Powell Can’t Ignore the Elephant in the Room Forever

For all the importance of China’s subpar recovery, the country's woes are notably absent from the plethora of projections and commentary that flow from the Federal Reserve these days. Judging from recent remarks, there's either no problem or nothing sufficiently grave to prod Chair Jay Powell to hint at switching gears. Give it time.

Such an enormous cog in the world’s commercial and financial ecosystem doesn’t stumble without the pain being spread around. The Fed's mandates for price stability and maximum employment come from Congress, the most parochial of institutions. This hasn't prevented the central bank acknowledging deteriorating conditions abroad and, in some circumstances, pivoting to an easier stance or foregoing hawkish measures. That's been the case on several notable occasions in the past quarter century: the Asian financial crisis, the Russian default that soon followed, Europe’s debt crisis — and Beijing’s poorly-handled currency devaluation in 2015.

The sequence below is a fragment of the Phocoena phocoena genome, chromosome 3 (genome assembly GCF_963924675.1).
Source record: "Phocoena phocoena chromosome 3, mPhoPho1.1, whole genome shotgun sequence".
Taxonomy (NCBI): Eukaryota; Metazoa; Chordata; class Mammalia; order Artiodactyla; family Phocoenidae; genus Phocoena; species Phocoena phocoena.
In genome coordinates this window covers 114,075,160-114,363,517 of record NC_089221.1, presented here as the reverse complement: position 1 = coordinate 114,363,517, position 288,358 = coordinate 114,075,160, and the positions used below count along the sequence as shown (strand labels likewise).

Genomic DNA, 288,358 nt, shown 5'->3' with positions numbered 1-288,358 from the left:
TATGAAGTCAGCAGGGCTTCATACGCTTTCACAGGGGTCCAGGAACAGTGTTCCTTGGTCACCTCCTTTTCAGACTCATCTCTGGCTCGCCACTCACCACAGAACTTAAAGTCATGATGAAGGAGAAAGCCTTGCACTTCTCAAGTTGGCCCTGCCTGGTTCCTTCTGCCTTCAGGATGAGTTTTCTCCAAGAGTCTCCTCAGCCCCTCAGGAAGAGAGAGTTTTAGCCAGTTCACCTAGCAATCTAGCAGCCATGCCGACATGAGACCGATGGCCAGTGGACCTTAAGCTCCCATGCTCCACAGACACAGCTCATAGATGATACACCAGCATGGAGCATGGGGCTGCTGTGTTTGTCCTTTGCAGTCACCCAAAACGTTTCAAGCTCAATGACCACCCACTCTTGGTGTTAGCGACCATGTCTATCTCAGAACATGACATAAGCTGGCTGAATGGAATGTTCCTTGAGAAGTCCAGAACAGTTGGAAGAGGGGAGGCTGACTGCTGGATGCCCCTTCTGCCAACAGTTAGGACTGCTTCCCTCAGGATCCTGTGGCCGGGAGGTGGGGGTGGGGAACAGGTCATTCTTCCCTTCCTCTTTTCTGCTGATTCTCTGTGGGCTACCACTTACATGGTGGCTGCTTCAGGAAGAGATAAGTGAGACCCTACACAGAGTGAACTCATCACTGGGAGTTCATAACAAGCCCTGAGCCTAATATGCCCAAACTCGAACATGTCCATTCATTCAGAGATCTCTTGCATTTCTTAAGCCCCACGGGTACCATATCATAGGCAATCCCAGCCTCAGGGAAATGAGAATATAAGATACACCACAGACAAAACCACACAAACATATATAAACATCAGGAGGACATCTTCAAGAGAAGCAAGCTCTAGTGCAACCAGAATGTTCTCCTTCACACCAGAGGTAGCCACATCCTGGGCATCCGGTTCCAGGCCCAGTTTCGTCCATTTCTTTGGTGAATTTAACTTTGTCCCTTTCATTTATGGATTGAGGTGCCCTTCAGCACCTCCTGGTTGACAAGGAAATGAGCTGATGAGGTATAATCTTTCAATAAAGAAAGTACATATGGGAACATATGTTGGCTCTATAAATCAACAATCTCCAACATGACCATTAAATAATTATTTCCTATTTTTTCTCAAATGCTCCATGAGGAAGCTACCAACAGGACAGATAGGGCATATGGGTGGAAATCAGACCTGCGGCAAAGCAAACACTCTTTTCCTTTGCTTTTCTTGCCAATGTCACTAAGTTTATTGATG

There’s slim chance of an immediate replay. Inflation is coming down, but remains too high for comfort. With no sense that the international economy is precipitating an immediate crisis, the Fed is loath to focus on much beyond US shores. Anything that whiffed of China figuring in deliberations would be difficult to justify to lawmakers, for whom opposition to all things China is about the only remaining bipartisan cause. While the Fed sets interest rates independently, it cares greatly about sentiment on Capitol Hill.

Fielding a question on risks to the outlook during his press conference last week, Powell ticked off the strike by autoworkers, the prospect of a government shutdown, higher oil prices, even the resumption of student loan payments. He could have mentioned China or, more euphemistically, stagnating conditions overseas. Powell demurred.

The Fed chair appears to be an outlier among central bankers. (Minutes from the Federal Open Market Committee's September meeting will be released in about two weeks. They may shed light on what was discussed.) The European Central Bank isn't so reticent.